Are you worried about pandemic safety when you’re at a popular beach on the weekend and you’re umbrella-to-umbrella with fellow beachgoers? On most East Coast beaches, there is no alternative. Even if you arrive early and find a perfect spot, in an hour or two, you will be so close to families arriving later that social distancing is compromised. But, there are still a few secluded beaches on the Atlantic Ocean where you can find privacy in a beautiful beach town.
These “secret” beaches aren’t really secret. They are well-known by locals but rarely frequented by tourists. Some are in state parks or owned by conservation trusts dedicated to preserving coastal land to provide habitat for threatened species. Others are simply local, out-of-the-way beaches untouched by development.
So pack a lunch and plenty of liquids, and program your GPS for one of these eleven out-of-the-way beaches that time has passed by.
Island Beach State Park, Seaside Park, New Jersey
There are still a few beaches on the Jersey Shore without arcades, Ferris wheels, commercial boardwalks, and a ton of people. Island Beach State Park on Barnegat Bay in New Jersey is probably the best. It is the largest reserve of an undeveloped barrier island in New Jersey and sanctuary for ospreys, peregrine falcons, and other sea birds. The exceptional sandy beach has 300 feet of frontage for swimming and 700 feet of shoreline access. It is equipped with a bathhouse with public restrooms and 500 feet of boardwalk, with benches, lighting, and handicap access.
Bound Brook Island Beach, Wellfleet, Massachusetts
Accessible only by a narrow dirt road for more than a mile, this Wellfleet, Massachusetts beach is bursting with beauty. If you bump into anyone at all at this remote beach, it will likely be a beachtown local. At low tide, the massive stretch of sand is littered with aquatic life. At sunset, you’ll have the best seat on the Outer Cape. The view of Cape Cod Bay with the tip of Provincetown visible in the distance is spectacular.
Goose Rocks Beach, Kennebunkport, Maine
White sandy beaches, stunning views of the Atlantic and the islands, harbor seals sunning themselves, and a place to soak up the sun are what make Goose Rocks Beach in Kennebunkport, Maine undoubtedly one of the most beautiful beaches in the Northeast. Goose Rocks Beach is owned by the Kennebunkport Conservation Trust, which is dedicated to preserving land for use by current and future generations, and to managing properties in a way that reflects the natural and cultural heritage of Kennebunkport.
Silver Sands State Park and Walnut Beach, Milford, Connecticut
Milford, Connecticut is home to two of the best secret beaches in the state, and each offers a different outdoor experience. Silver Sands State Park covers almost 300 acres and consists of marshes, woods, dunes, and vast stretches of sand. It’s perfect for swimming, sunbathing, and birding. While Walnut Beach is conveniently located near Silver Sands State Park, making it possible to choose your beach experience– or choose to see both on the same day. Not only are Walnut Beach and Silver Sands Park close to each other, a boardwalk connects them. Walnut Beach is a sandy public beach with a view of Charles Island, which can be reached on foot over a sandbar at low tide.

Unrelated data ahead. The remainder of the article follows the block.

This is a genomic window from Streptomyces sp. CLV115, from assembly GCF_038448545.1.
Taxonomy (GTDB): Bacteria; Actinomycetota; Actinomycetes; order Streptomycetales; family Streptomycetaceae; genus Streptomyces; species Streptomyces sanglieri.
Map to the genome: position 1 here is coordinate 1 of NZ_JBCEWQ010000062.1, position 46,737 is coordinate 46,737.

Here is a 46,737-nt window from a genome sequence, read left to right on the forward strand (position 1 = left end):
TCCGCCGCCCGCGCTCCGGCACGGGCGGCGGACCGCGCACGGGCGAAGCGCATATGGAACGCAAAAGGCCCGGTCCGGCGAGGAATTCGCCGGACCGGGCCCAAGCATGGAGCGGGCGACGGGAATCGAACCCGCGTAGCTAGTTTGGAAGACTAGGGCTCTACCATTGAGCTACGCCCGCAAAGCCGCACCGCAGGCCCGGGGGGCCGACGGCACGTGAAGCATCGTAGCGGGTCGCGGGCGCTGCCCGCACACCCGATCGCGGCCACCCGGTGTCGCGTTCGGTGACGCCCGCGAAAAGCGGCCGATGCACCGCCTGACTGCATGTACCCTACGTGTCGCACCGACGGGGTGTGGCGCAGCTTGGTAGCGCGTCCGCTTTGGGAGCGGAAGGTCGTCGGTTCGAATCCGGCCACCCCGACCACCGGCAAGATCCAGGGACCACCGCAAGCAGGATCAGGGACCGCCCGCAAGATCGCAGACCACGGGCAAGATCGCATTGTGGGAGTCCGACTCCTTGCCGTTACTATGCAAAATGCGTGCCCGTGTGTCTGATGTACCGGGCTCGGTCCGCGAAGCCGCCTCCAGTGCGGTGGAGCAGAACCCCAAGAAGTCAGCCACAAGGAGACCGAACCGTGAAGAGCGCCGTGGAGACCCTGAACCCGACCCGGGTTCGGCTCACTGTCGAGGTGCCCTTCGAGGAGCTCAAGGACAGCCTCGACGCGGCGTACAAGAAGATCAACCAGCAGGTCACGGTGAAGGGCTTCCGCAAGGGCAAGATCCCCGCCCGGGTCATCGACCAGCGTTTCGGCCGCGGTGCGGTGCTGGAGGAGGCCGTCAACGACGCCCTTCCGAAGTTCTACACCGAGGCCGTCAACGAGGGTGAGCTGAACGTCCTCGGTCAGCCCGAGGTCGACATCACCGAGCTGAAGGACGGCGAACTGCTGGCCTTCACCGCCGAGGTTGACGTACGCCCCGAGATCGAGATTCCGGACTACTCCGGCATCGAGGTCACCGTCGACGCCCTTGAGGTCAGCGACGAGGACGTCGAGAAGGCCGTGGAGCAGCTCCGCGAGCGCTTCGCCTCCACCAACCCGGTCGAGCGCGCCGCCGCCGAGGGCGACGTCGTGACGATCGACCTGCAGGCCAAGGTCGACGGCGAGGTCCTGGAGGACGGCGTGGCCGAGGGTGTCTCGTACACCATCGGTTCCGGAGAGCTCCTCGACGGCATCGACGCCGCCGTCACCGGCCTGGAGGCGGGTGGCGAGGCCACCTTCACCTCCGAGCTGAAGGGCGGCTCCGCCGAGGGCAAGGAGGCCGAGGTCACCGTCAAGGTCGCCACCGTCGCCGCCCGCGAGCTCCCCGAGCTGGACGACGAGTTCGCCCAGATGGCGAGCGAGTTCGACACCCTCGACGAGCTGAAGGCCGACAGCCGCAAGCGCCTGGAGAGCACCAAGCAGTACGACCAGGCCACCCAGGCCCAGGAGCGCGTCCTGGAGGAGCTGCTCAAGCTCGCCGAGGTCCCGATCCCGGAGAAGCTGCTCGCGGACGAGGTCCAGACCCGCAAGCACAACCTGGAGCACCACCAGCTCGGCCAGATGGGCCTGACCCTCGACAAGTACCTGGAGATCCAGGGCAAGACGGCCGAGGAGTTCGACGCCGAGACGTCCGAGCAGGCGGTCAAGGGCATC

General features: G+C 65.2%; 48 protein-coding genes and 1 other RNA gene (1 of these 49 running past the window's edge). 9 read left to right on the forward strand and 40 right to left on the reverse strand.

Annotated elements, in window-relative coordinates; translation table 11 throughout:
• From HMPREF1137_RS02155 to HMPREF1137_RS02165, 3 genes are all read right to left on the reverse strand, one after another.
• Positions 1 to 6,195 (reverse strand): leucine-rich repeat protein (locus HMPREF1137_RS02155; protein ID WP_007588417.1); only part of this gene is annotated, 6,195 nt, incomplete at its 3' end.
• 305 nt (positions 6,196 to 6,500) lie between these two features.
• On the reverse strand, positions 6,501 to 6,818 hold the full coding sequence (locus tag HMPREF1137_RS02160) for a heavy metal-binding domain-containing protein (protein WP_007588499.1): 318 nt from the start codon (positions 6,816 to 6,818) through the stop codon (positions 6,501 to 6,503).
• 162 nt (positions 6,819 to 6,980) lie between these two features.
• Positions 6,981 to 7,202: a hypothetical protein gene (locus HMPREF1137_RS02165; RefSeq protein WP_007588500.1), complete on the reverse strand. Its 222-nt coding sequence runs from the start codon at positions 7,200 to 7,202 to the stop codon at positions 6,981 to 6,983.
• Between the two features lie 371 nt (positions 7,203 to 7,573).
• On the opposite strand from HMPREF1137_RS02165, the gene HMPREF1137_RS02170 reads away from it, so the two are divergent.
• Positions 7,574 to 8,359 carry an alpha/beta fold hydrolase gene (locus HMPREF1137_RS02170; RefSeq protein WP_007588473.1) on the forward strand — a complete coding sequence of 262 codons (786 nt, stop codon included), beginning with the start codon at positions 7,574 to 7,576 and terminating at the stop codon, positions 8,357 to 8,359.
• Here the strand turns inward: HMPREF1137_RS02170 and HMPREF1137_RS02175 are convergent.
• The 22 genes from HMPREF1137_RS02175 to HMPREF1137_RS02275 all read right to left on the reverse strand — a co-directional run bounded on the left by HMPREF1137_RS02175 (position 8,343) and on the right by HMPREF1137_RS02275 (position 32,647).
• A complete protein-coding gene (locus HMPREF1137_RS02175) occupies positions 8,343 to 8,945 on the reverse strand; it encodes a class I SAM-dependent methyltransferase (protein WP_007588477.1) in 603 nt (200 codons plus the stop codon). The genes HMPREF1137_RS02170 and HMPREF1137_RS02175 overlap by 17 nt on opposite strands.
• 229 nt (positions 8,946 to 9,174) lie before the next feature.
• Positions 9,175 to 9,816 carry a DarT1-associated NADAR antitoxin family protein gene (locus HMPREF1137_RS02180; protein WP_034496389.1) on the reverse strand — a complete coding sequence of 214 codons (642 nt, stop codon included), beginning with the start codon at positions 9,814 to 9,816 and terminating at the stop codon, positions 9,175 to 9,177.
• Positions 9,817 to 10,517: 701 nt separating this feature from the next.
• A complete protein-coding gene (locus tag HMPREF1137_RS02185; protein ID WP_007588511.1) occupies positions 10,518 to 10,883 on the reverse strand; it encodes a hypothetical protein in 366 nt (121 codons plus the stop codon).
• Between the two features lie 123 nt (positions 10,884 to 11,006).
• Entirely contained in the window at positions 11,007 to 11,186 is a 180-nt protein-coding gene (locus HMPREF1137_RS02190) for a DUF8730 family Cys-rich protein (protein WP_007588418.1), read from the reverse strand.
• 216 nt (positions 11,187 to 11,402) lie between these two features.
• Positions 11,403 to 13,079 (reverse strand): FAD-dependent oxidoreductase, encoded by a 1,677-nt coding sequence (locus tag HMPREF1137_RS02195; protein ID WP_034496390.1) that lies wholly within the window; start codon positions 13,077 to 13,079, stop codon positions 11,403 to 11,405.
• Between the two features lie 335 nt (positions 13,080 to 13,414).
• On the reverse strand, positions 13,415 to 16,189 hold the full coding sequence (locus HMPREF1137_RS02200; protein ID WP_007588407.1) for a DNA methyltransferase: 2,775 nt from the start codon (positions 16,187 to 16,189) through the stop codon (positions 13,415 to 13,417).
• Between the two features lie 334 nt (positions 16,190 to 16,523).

Colonial Beach, Virginia
At the top of the list is one of the oldest beaches but still uncrowded beaches in the nation. It’s just 90 minutes or so from Washington, DC or Richmond, VA, and located on the Chesapeake Bay in the heart of Colonial Beach, Virginia– sharing the name with the beach itself. Both George Washington and James Monroe were born nearby, making this not only a beautiful vacation spot, but a historical as well.
Fort Fisher State Recreation Area, Kure Beach, North Carolina
Located in the city of Kure Beach, North Carolina are six miles of wide, pristine beach and trails through salt marsh brimming with wildlife await visitors to the Fort Fisher State Recreation Area, a park near Wilmington that touches both the Atlantic Ocean and the Cape Fear River. Visitors will also find a state aquarium and the ruins of a substantial Confederate fort that guarded the entrance to the river. Admission is free and registered vehicles with valid park-issued permits are allowed in the four-wheel-drive access area.
Golden Isles, Georgia
On the coast between Savannah and Jacksonville, Georgia, the Golden Isles are a group of resort islands off the coast of Georgia, including St. Simons Island, Sea Island, Jekyll Island, and Little St. Simons Island. All feature scenic and unspoiled beaches facing the Atlantic. Two on Jekyll Island known for their beauty are Driftwood Beach and Glory Beach. As its name suggests, Driftwood Beach, voted one of America’s “Ten Most Romantic Beaches,” is a great place to beach comb as well as to swim and sun.
Glory Beach was the site where much of the movie “Glory” was filmed. Access is by way of a long boardwalk built by the producers of the film, a comfortable walkway across dunes and freshwater pools. This section of the beach does not allow pets (leashed or unleashed). On a clear day, you can see Little Cumberland Island from the end of Glory Boardwalk.
Gasparilla Island, Florida
This offbeat and beautiful little island occupies an often-overlooked stretch of Florida’s Gulf Coast, north of Sanibel and south of Sarasota, where the quiet beaches are worth seeking out for their back-to-nature beauty alone. Gasparilla State Park‘s one mile stretch of beach can be accessed from any of the five parking areas along the gulf and the Boca Grande Pass. Search for new shells, sunbathe, go swimming or walk along the beach. Dolphins can often be seen playing in the beautiful blue-green waters of the gulf and you might even catch a glimpse of a manatee or sea turtle swimming offshore.